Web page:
How to go about it
Even in view-only mode, social networking sites can yield a treasure trove of information, Dunn says. She advises taking these steps to mine the most valuable nuggets:
• Be familiar with the Fair Debt Collection Practices Act (FDCPA). Although this federal law governs third-party collectors (credit unions are first-party collectors), it can serve as a guideline for credit unions. Plus, many state collection laws are modeled after this act, Dunn says.
She expects the Federal Trade Commission (FTC) to modify FDCPA—written in 1978—within a couple years to account for new technology, including social media. “FTC is looking into what to change and how to change it, namely to protect consumers but also to demonstrate how collectors can comply and still use this public information in an ethical and fair way.”
• Implement guidelines—if only a short list of bullet points—outlining how you’ll use social media in your collection efforts (i.e., not posting messages on someone’s Facebook wall).
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• Select one person to glean information from members’ social networking sites, and set a time limit for this activity. “People can really get sucked into social media,” Dunn says. “So limit this to one hour a week or an hour a day depending on your credit union and how much volume you have.”
• Verify that you have the right person. Check the information you already have. Do the city, state, address, and/or phone number mesh with the person in question?
“There could be 50 Facebook pages for ‘Michelle Dunn;’ make sure you have the right one,” she says.
• Look for new phone numbers, addresses, places of employment, and other information, especially if the person’s phone has been disconnected or their mail is being returned. Also, check out the person’s photos in case you need to serve them with papers.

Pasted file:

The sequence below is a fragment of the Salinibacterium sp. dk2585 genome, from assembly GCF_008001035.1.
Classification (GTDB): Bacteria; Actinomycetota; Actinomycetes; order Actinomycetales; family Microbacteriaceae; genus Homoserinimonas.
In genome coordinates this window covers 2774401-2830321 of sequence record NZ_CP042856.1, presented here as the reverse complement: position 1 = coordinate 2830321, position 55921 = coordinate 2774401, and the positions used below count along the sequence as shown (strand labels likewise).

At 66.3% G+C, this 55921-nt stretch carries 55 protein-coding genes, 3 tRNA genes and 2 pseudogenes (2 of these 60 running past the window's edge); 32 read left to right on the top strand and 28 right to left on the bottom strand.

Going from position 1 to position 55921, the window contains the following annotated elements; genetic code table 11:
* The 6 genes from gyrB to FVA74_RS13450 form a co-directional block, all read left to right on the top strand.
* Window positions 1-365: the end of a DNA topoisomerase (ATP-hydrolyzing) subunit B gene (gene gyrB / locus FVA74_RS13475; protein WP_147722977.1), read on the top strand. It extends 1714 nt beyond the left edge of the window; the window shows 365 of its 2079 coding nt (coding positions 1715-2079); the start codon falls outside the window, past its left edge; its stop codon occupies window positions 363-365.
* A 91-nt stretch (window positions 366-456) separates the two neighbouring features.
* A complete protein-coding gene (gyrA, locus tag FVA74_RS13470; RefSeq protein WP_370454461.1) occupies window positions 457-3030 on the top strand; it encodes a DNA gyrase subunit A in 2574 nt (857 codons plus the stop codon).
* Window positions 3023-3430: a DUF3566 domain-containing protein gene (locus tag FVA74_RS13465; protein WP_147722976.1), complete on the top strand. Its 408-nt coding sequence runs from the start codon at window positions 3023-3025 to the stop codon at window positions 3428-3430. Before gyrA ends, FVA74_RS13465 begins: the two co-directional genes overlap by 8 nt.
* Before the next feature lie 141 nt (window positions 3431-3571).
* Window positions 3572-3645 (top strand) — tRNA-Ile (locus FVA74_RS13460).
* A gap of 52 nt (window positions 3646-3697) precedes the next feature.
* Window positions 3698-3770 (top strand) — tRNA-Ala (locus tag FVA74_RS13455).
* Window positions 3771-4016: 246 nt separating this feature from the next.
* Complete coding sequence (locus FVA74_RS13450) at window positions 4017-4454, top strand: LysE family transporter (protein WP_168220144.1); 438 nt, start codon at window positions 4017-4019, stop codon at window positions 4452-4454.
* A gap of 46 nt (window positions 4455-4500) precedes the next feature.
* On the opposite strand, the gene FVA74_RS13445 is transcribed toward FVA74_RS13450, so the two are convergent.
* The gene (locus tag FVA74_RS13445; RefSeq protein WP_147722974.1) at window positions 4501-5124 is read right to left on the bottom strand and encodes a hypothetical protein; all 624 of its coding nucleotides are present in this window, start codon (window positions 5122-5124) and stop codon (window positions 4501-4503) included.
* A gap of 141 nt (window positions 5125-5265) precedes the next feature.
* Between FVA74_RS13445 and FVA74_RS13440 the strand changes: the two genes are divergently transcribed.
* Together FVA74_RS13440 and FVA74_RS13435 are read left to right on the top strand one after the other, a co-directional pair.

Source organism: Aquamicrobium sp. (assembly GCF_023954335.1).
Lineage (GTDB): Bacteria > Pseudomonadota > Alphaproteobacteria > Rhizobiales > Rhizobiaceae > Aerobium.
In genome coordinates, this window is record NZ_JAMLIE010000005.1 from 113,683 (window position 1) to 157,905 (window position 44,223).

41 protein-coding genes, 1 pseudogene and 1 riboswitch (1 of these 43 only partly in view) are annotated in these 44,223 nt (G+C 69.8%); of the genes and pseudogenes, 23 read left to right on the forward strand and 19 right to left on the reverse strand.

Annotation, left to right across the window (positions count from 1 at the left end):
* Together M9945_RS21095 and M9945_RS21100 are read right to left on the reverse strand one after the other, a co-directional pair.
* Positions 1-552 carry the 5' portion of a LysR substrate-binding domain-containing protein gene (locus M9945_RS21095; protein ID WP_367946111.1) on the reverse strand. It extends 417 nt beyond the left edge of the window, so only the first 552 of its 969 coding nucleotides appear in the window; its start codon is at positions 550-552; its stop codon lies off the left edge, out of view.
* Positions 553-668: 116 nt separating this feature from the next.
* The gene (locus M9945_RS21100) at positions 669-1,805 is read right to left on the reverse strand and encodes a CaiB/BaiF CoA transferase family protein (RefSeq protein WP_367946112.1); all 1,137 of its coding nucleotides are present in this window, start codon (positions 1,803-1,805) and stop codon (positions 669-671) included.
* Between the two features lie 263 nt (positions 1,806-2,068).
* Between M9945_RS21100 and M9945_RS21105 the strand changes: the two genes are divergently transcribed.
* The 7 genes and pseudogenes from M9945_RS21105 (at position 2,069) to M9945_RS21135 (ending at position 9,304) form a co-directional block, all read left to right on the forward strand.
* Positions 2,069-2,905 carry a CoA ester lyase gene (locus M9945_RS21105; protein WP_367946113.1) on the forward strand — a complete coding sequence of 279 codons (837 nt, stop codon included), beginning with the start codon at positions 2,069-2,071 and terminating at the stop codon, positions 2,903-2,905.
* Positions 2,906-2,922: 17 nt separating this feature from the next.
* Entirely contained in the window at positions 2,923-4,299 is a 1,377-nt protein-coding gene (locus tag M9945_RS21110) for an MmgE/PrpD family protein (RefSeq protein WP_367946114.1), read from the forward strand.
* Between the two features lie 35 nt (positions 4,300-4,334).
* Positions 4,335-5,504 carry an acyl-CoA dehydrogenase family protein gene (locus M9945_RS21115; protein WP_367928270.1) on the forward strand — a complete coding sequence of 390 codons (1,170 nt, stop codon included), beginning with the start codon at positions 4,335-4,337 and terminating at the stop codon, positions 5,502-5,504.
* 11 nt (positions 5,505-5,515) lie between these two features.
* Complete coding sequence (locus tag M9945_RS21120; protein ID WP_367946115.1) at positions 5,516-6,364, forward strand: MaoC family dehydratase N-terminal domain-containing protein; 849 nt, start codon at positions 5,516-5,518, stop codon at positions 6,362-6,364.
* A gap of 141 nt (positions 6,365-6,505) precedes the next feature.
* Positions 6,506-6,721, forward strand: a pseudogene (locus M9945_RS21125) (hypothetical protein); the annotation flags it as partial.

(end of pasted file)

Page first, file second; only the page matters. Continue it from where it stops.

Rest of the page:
• Search second-tier social networking sites. There are many social networks for certain industries and interests.
“These sites provide more places to look for information,” Dunn says. “Often, Twitter accounts will list a description about the person and a web address. Sometimes this is their employer’s website or another social networking site."
Collections clients often ask Dunn which social network provides the best information. Her answer: It depends on your membership base.
“Some of my clients have customers that are 20 to 30 years old, and most of them are on Facebook and MySpace—but not LinkedIn,” she says. “You just have to determine where they hang out the most.”
Dunn continues to be amazed by how much information people share online.
“People really post their whole lives on these sites,” Dunn says. “They go into great detail. A lot of my clients are having great luck verifying information and getting new information on accounts that have skipped.”
She says some financial institutions now use social networking sites when making credit decisions: Verifying employment, home ownership, and other credit application information.
“They’re looking to see if everything matches up,” Dunn says. “They want to catch problems before extending credit.
“Social media is a great tool if you’re smart about how you use it,” she continues. “You don’t have to travel anywhere to get information, and it’s free.”
A U.S. District judge Monday dismissed three lawsuits--including one by the National Credit Union Administration--brought against U.S. Bank National Association and Bank of America, National Association regarding their duties as trustees of residential mortgage-backed securities.